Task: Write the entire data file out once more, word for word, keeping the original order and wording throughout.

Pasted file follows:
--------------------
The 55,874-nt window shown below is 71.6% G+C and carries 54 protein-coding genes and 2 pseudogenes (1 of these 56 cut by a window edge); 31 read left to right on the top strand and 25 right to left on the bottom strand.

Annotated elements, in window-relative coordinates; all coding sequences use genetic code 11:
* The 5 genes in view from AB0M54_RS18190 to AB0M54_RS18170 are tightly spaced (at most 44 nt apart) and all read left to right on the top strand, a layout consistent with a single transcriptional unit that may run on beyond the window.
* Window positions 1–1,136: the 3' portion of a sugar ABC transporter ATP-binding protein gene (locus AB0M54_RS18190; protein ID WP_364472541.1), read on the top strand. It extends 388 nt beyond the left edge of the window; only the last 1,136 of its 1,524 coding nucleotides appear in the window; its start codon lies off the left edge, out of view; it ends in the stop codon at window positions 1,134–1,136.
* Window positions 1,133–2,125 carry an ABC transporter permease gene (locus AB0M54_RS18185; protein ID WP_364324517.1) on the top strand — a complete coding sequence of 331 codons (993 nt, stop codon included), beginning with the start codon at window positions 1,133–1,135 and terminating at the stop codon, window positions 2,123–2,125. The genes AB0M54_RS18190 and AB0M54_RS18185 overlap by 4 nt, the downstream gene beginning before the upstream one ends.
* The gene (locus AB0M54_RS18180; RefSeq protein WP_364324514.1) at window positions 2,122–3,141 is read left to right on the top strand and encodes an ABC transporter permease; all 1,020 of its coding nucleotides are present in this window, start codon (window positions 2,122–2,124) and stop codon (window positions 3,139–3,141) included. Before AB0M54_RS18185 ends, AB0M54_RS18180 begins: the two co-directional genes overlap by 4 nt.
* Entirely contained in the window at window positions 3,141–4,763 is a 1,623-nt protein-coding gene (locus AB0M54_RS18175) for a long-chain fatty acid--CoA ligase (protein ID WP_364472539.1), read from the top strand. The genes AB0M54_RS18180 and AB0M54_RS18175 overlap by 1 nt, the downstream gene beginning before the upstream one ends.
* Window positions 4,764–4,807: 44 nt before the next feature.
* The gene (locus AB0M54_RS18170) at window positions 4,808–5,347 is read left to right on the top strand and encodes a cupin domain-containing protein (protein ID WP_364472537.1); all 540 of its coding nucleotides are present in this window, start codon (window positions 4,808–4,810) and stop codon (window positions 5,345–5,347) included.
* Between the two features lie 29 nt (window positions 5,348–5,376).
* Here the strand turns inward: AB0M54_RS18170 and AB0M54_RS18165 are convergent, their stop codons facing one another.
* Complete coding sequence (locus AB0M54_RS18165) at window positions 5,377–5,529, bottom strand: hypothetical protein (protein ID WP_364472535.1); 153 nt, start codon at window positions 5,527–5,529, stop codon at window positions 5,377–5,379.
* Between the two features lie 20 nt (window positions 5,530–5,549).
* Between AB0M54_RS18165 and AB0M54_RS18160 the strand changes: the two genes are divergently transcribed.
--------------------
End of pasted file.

The 55,874-nt window shown below is 71.6% G+C and carries 54 protein-coding genes and 2 pseudogenes (1 of these 56 cut by a window edge); 31 read left to right on the top strand and 25 right to left on the bottom strand.

Annotated elements, in window-relative coordinates; all coding sequences use genetic code 11:
* The 5 genes in view from AB0M54_RS18190 to AB0M54_RS18170 are tightly spaced (at most 44 nt apart) and all read left to right on the top strand, a layout consistent with a single transcriptional unit that may run on beyond the window.
* Window positions 1–1,136: the 3' portion of a sugar ABC transporter ATP-binding protein gene (locus AB0M54_RS18190; protein ID WP_364472541.1), read on the top strand. It extends 388 nt beyond the left edge of the window; only the last 1,136 of its 1,524 coding nucleotides appear in the window; its start codon lies off the left edge, out of view; it ends in the stop codon at window positions 1,134–1,136.
* Window positions 1,133–2,125 carry an ABC transporter permease gene (locus AB0M54_RS18185; protein ID WP_364324517.1) on the top strand — a complete coding sequence of 331 codons (993 nt, stop codon included), beginning with the start codon at window positions 1,133–1,135 and terminating at the stop codon, window positions 2,123–2,125. The genes AB0M54_RS18190 and AB0M54_RS18185 overlap by 4 nt, the downstream gene beginning before the upstream one ends.
* The gene (locus AB0M54_RS18180; RefSeq protein WP_364324514.1) at window positions 2,122–3,141 is read left to right on the top strand and encodes an ABC transporter permease; all 1,020 of its coding nucleotides are present in this window, start codon (window positions 2,122–2,124) and stop codon (window positions 3,139–3,141) included. Before AB0M54_RS18185 ends, AB0M54_RS18180 begins: the two co-directional genes overlap by 4 nt.
* Entirely contained in the window at window positions 3,141–4,763 is a 1,623-nt protein-coding gene (locus AB0M54_RS18175) for a long-chain fatty acid--CoA ligase (protein ID WP_364472539.1), read from the top strand. The genes AB0M54_RS18180 and AB0M54_RS18175 overlap by 1 nt, the downstream gene beginning before the upstream one ends.
* Window positions 4,764–4,807: 44 nt before the next feature.
* The gene (locus AB0M54_RS18170) at window positions 4,808–5,347 is read left to right on the top strand and encodes a cupin domain-containing protein (protein ID WP_364472537.1); all 540 of its coding nucleotides are present in this window, start codon (window positions 4,808–4,810) and stop codon (window positions 5,345–5,347) included.
* Between the two features lie 29 nt (window positions 5,348–5,376).
* Here the strand turns inward: AB0M54_RS18170 and AB0M54_RS18165 are convergent, their stop codons facing one another.
* Complete coding sequence (locus AB0M54_RS18165) at window positions 5,377–5,529, bottom strand: hypothetical protein (protein ID WP_364472535.1); 153 nt, start codon at window positions 5,527–5,529, stop codon at window positions 5,377–5,379.
* Between the two features lie 20 nt (window positions 5,530–5,549).
* Between AB0M54_RS18165 and AB0M54_RS18160 the strand changes: the two genes are divergently transcribed.